The Daily Transcript (Norman, Okla.), Vol. 7, No. 84, Ed. 1 Tuesday, July 8, 1919 Page: 4 of 4
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i'HE DAILY TRANSCRIPT, NORMAN, OKLAHOMA
From "Note Book of O. H.
In Kansas City Star.
| rods down the trench." this pair
, told us. "You better report so
they will know you are around."
j On we walked, silently, movinK
with as little noise as possible
I'. | along the duckboards in the
| trench. It seemed to me we had
| gone more than four rods. The
Lost in N0 Man's Land at ni^ht j colonel was leading, and with him
That's the position in which five | were two armed officers, who
men found themselves last sum-
mer in the Baccarat sector. They
were Lieut. Col. Ruby D. Garrett,
signal officer of the Rainbow Div-
ision; Adam Breede, correspond-
ent, two officers who were sup-
posed to know the lines, and my-
"Go as far as you like. Get your
heads shot off if you want to, but
don't draw fire on any of the oth-
er boys," was what Brig. Gen.
Douglas McArthur, chief of staff,
said when we reported to him.
"Two patrolls are going out to-
night,'" Colonel Garrett said. "I
must go the the front line to in-
spect some wire, and you can go
On the way to the front we pick-
ed up two officers, one a signal
officer attached to the regiment,
the other a lieutenant from bat-
talion headquarters. They said
they were acquainted with the
entrain at night, and would see
"Shoot first and Talk Later"
WIFE HAI) 25 RIVALS
said they knew the ground. On
and on we went, the trench be-
coming shallower and shallower,
until we finally were out on open
ground. Several times we had
ducked under barbedwire which
we thought had carelessly been
left across the top of the trench,
and when we came out into the
open, we saw behind us, by the
light of the moon, the wire en-
On went the leaders. They seem-
ed bent on going to the German
lines or it seemed so to me. Later
I learned they believed it was an-
other line of defense.
"Pfist," I heard some one hiss."
Heard the Bouche.
Everyone stopped, hardly dar-
ing to breathe. We heard low,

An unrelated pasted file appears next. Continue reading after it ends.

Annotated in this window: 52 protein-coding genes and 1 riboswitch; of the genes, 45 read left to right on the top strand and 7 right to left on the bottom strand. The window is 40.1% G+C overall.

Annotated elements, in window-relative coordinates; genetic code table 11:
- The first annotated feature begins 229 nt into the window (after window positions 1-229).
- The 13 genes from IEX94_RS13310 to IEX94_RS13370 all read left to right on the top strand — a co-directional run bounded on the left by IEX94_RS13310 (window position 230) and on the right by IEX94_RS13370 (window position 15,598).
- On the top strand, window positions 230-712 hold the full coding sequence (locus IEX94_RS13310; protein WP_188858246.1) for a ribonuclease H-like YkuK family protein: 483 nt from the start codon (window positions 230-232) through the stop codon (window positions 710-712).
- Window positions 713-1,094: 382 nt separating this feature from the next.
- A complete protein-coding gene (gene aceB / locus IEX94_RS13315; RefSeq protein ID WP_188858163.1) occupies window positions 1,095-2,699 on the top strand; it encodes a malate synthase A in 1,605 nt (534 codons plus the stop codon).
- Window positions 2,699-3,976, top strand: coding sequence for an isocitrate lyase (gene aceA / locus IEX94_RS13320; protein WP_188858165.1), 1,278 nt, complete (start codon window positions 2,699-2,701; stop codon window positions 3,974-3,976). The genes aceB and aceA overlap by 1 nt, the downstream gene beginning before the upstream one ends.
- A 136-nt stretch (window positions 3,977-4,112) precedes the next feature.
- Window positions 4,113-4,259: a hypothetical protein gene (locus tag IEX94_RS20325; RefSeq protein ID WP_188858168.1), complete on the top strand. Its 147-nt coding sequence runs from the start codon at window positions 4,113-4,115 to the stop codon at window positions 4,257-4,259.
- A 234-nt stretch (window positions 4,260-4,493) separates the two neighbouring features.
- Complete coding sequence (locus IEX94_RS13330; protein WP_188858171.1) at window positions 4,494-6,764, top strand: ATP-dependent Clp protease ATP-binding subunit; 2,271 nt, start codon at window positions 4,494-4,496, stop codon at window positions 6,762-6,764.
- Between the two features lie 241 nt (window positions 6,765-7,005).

deep gutteral voices talking Ger-
man. Presperation popped out all
over me. All I carried was a cane.
Slowly,' quietly, our little party
began retracing steps, with the
| colonel still in the lead and me
j bringing up the rear. Instinct
Chicago, July 7.—Not one «vw-
man, but 25 caused the
troubles of Mr. and Mrs. David C.
White, and photographs of a ma-
jority of them were presented in
the Court of Domestic Relations
today by the wife.
Chief among) the photographic
collection, which the wife admitt-
ed taking from hubby's pockets
while he was asleep, was one of
Mrs. Anna Nichols, whose husband
in with the A. E. F. in Siberia.
White admitted he was with this
woman in Detroit until the time of
"I had to collect money from
sypathetic neighbors to bring
him back," his wife told Judge
Fry. "He told me she was the
'swellest thing' he ever picked up.
Then there was another, Bessie
Anderson, with whom the husband
was infatuated, she said. Mrs.
White also produced a picture of
White has five children, but
has not contributed to their sup-
port since April, according to his Mr. and Mrs. L. M. Wynne left
wife. When confronted with the J on Sunday for a Week's visit with
charges, the husband wept and . their daughter, Mrs. Dicie Brown,
Baptist Woman's Society: The
Womans' Society of the Baptist
church held their last meeting of
the season at the home of Mrs. A.
H. Harlow on Thursday evening.
Owing to the threatening weather
the crowd was small, but all bus-
iness was finished, and an inter-
esting half-hour given by Mrs.
Phelan and Mrs. Foster on "The
Women of the Orient." The last
two chapters of the lesson was
gone over and round table discus-
sion followed. Mrs. Effie Brains-
maid of Denver was a visitor. Mrs.
Rousseau was chosen consul of the
Y. W. C. A. The Society has
adopted an orphan, a little girl of
ten years, who will still remain
in the Baptist Orphanage at Ok-
lahoma Gity. The Society will
send a box of clothing to the home
this week; clothes for both boys
and girls from the age of two to
seventeen, also household linen of
all kinds. There will be no sum-
mer gatherings of the Society,
The next meeting will be on the
second Tuesday of September.—
Mysterious Death: Kirby Pric-
kett sends the Transcript from far
away California an account of the
mysterious death of a former Nor-
man man, Andrew J. Hunter, who j
was in the University from 1900
to 1905, graduating from the
pharmacy department. From the